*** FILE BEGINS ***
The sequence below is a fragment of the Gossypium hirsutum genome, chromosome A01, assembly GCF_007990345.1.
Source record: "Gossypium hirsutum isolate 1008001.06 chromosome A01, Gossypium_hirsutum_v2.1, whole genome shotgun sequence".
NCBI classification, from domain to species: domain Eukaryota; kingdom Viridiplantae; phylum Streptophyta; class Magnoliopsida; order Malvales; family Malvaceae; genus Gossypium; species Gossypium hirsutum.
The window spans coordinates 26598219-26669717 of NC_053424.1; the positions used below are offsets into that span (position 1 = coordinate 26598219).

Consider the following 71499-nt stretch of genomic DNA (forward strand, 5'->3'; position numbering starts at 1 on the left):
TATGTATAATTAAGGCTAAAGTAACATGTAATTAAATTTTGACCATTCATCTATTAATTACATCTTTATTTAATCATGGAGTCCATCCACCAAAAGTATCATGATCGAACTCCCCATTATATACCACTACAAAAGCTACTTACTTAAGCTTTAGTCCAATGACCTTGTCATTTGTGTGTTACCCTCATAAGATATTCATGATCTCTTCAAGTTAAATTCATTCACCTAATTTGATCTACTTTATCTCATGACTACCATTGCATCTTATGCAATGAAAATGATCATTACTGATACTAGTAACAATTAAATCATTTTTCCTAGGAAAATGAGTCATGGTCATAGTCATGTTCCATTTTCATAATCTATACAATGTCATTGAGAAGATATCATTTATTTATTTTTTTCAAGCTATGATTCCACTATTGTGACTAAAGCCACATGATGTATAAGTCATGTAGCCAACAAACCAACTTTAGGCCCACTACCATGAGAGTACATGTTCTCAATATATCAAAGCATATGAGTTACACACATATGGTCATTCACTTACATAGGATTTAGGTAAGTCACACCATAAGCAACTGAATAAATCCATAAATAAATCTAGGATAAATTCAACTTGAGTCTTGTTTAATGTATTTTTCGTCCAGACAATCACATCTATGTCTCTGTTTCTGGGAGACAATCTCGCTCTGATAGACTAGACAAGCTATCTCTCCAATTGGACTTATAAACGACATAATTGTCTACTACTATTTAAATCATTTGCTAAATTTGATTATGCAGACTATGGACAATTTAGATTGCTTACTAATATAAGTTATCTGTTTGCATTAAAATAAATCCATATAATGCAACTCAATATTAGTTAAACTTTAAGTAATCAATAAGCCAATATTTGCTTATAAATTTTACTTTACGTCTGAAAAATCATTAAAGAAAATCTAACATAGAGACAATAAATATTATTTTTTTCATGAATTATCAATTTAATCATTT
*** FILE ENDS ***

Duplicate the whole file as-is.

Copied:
The sequence below is a fragment of the Gossypium hirsutum genome, chromosome A01, assembly GCF_007990345.1.
Source record: "Gossypium hirsutum isolate 1008001.06 chromosome A01, Gossypium_hirsutum_v2.1, whole genome shotgun sequence".
NCBI classification, from domain to species: domain Eukaryota; kingdom Viridiplantae; phylum Streptophyta; class Magnoliopsida; order Malvales; family Malvaceae; genus Gossypium; species Gossypium hirsutum.
The window spans coordinates 26598219-26669717 of NC_053424.1; the positions used below are offsets into that span (position 1 = coordinate 26598219).

Consider the following 71499-nt stretch of genomic DNA (forward strand, 5'->3'; position numbering starts at 1 on the left):
TATGTATAATTAAGGCTAAAGTAACATGTAATTAAATTTTGACCATTCATCTATTAATTACATCTTTATTTAATCATGGAGTCCATCCACCAAAAGTATCATGATCGAACTCCCCATTATATACCACTACAAAAGCTACTTACTTAAGCTTTAGTCCAATGACCTTGTCATTTGTGTGTTACCCTCATAAGATATTCATGATCTCTTCAAGTTAAATTCATTCACCTAATTTGATCTACTTTATCTCATGACTACCATTGCATCTTATGCAATGAAAATGATCATTACTGATACTAGTAACAATTAAATCATTTTTCCTAGGAAAATGAGTCATGGTCATAGTCATGTTCCATTTTCATAATCTATACAATGTCATTGAGAAGATATCATTTATTTATTTTTTTCAAGCTATGATTCCACTATTGTGACTAAAGCCACATGATGTATAAGTCATGTAGCCAACAAACCAACTTTAGGCCCACTACCATGAGAGTACATGTTCTCAATATATCAAAGCATATGAGTTACACACATATGGTCATTCACTTACATAGGATTTAGGTAAGTCACACCATAAGCAACTGAATAAATCCATAAATAAATCTAGGATAAATTCAACTTGAGTCTTGTTTAATGTATTTTTCGTCCAGACAATCACATCTATGTCTCTGTTTCTGGGAGACAATCTCGCTCTGATAGACTAGACAAGCTATCTCTCCAATTGGACTTATAAACGACATAATTGTCTACTACTATTTAAATCATTTGCTAAATTTGATTATGCAGACTATGGACAATTTAGATTGCTTACTAATATAAGTTATCTGTTTGCATTAAAATAAATCCATATAATGCAACTCAATATTAGTTAAACTTTAAGTAATCAATAAGCCAATATTTGCTTATAAATTTTACTTTACGTCTGAAAAATCATTAAAGAAAATCTAACATAGAGACAATAAATATTATTTTTTTCATGAATTATCAATTTAATCATTT